A judge has ordered state child welfare officials to take a 14-year-old girl who is 23 weeks pregnant out of the state for an abortion banned in Arizona.
The abortion order was issued this month by Judge William Sargeant of Maricopa County Superior Court.
Sargeant told the Tribune, a newspaper serving suburban Phoenix, that he wouldn't confirm the abortion order or discuss the girl's case.
The abortion must be performed outside Arizona because a new state law bans abortions in most cases after 20 weeks of pregnancy.
A spokeswoman for Gov. Jane Hull (R), Francie Noyes, said taking the teenager out of state for the abortion is legal.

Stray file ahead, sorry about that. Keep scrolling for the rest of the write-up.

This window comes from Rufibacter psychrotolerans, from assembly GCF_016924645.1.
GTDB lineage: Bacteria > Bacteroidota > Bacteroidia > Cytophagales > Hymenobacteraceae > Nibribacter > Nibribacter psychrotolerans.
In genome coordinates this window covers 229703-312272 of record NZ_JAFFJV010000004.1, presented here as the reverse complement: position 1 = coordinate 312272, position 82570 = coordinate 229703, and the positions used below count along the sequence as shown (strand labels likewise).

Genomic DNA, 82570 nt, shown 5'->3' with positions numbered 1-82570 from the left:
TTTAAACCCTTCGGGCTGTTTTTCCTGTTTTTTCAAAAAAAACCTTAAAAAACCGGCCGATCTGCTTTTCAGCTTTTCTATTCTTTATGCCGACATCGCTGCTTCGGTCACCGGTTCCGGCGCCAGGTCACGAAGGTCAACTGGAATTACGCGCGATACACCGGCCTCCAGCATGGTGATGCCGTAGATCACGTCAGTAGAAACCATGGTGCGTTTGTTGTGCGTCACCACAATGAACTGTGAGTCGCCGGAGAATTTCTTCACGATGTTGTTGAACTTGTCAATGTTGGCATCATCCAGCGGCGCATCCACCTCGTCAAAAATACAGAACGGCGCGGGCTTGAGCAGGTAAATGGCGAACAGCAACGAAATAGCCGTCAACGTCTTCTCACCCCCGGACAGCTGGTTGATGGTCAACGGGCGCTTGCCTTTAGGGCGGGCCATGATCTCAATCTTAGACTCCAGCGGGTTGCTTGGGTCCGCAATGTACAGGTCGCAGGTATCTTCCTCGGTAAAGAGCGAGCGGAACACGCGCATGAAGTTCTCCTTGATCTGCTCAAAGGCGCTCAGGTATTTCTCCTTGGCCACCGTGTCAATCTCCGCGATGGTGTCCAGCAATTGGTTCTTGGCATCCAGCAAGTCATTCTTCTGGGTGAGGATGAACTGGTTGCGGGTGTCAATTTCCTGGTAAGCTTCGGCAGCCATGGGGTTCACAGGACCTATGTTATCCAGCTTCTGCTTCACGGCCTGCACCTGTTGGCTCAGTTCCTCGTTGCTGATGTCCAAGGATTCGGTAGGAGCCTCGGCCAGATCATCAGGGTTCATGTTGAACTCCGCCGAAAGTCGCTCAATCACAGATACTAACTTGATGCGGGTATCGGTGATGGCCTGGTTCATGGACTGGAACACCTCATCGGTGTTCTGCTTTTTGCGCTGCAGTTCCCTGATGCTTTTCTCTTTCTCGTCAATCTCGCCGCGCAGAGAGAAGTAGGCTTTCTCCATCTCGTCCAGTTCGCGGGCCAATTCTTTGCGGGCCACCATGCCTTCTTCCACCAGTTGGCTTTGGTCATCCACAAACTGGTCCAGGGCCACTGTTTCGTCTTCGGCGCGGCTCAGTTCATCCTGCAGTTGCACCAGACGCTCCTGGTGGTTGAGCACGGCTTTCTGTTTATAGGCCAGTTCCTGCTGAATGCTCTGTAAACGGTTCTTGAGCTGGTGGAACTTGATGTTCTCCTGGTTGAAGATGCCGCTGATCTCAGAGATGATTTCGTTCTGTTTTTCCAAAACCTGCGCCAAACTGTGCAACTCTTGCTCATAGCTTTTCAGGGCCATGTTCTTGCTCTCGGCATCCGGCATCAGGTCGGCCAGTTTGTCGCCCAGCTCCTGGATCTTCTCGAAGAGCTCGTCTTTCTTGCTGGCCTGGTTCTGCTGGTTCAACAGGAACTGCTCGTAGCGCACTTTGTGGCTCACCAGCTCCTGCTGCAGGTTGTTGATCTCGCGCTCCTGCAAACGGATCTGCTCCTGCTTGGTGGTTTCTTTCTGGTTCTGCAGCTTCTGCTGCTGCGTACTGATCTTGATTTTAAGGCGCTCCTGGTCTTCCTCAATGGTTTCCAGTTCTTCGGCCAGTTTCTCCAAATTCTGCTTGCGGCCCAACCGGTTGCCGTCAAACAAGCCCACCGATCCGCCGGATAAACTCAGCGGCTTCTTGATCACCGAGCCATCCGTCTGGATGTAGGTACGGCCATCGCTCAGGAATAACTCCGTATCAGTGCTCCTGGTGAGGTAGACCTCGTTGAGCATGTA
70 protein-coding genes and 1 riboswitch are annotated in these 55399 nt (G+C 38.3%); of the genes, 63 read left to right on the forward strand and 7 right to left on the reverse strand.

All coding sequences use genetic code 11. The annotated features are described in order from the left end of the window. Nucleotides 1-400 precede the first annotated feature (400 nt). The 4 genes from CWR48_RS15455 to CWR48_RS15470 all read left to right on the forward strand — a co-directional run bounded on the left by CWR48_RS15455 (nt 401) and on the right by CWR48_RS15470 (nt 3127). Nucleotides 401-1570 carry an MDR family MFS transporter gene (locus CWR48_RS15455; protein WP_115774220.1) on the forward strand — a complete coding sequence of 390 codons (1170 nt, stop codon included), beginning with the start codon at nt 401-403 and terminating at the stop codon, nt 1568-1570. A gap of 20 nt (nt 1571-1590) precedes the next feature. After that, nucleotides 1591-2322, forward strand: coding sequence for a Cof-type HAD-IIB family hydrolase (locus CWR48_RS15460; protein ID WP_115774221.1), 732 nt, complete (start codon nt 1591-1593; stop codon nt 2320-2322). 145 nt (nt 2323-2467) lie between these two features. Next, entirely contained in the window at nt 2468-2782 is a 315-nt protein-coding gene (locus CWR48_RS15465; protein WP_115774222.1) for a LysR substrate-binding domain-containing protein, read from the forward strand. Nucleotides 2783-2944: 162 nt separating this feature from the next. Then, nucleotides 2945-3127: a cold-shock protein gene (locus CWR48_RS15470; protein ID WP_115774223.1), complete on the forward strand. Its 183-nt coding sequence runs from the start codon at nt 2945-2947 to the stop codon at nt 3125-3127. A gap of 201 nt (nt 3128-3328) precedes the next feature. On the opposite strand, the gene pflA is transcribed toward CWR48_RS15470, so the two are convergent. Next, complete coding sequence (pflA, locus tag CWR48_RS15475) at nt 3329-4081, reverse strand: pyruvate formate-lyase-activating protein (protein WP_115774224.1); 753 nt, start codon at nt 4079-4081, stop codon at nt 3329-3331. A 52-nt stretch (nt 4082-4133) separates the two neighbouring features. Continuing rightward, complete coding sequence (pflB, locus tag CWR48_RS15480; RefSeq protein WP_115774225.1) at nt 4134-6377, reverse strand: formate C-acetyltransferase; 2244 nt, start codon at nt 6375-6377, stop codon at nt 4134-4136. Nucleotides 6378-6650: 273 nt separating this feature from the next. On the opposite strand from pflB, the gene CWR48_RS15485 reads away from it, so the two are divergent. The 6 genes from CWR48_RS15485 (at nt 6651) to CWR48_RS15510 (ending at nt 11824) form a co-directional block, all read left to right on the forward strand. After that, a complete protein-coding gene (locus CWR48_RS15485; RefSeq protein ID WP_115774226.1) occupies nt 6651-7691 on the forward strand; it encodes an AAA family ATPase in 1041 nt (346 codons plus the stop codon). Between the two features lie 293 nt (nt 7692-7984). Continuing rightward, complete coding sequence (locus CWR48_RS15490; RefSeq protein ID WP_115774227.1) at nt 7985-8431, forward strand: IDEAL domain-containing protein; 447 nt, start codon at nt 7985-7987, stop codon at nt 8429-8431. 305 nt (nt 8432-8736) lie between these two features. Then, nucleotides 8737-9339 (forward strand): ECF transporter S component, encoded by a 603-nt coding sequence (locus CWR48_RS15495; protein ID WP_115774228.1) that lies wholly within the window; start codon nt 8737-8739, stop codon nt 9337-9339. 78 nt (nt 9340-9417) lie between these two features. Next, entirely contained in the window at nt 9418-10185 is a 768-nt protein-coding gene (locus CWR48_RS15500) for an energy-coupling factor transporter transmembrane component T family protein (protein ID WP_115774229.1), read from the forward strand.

"The court is acting in the role of the parents," Noyes told the Arizona Republic. "The people that are working in the girl's best interests believe this is the best interests. The court agreed and did issue the order."
The girl, who has been in the state child welfare system since she was 5, became a ward of the court after repeatedly running away from foster parents and group homes, the Republic said.
Abortion opponents were incensed, contending that the court-ordered action would violate state law barring the use of state money for abortions unless needed to save the mother's life.
A spokeswoman for the state Department of Economic Security, which oversees foster care, said federal law permits abortion in rape cases and that statutory rape laws say any sexual activity involving a 14-year-old can be considered rape.
Sally Ordini, the DES spokeswoman, declined to comment further on the case but said medical and transportation costs in such a case would be covered by federal Medicaid funds.